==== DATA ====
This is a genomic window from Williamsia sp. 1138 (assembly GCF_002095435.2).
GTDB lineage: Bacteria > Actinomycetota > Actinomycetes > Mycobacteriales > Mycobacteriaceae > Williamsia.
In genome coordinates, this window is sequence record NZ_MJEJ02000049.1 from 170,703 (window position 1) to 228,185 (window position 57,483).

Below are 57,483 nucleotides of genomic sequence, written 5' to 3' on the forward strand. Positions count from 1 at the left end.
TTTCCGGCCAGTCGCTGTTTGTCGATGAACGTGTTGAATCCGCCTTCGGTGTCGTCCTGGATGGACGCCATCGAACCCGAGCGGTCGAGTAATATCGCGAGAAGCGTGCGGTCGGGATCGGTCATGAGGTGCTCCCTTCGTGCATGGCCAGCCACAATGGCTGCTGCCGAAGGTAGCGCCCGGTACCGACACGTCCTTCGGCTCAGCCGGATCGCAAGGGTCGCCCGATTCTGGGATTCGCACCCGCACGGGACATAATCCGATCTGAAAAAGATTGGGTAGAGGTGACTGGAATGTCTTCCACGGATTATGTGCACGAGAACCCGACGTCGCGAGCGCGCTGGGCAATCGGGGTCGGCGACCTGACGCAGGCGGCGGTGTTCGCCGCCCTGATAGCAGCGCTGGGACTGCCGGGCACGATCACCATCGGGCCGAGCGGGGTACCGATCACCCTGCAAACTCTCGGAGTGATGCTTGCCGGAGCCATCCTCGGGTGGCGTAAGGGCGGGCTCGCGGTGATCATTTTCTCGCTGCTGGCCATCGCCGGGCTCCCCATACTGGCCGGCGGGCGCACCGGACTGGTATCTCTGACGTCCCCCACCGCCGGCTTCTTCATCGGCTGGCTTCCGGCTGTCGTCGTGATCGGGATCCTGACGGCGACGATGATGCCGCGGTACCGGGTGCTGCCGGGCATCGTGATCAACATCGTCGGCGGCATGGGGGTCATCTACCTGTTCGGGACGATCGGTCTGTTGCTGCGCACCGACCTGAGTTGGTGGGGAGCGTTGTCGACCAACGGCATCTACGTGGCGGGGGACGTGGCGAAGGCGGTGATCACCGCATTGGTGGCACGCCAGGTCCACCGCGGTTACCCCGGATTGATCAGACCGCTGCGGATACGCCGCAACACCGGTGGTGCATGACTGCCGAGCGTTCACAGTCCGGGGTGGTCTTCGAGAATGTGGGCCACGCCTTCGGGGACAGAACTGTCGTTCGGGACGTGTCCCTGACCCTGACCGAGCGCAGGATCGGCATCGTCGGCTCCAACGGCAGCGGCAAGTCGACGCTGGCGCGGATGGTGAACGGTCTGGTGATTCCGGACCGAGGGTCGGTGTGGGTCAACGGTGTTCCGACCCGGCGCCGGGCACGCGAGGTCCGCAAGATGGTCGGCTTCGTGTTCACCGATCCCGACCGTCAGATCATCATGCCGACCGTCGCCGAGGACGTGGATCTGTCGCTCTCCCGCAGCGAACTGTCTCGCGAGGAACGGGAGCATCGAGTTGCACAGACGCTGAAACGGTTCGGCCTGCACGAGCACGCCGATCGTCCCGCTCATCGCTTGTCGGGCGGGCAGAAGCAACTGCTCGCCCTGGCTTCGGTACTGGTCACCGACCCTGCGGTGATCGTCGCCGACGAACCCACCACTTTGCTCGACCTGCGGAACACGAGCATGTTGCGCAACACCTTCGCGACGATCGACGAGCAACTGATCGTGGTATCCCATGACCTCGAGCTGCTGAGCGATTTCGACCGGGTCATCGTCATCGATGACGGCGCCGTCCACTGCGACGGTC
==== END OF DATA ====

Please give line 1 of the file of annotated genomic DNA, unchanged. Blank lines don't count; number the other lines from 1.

This is a genomic window from Williamsia sp. 1138 (assembly GCF_002095435.2).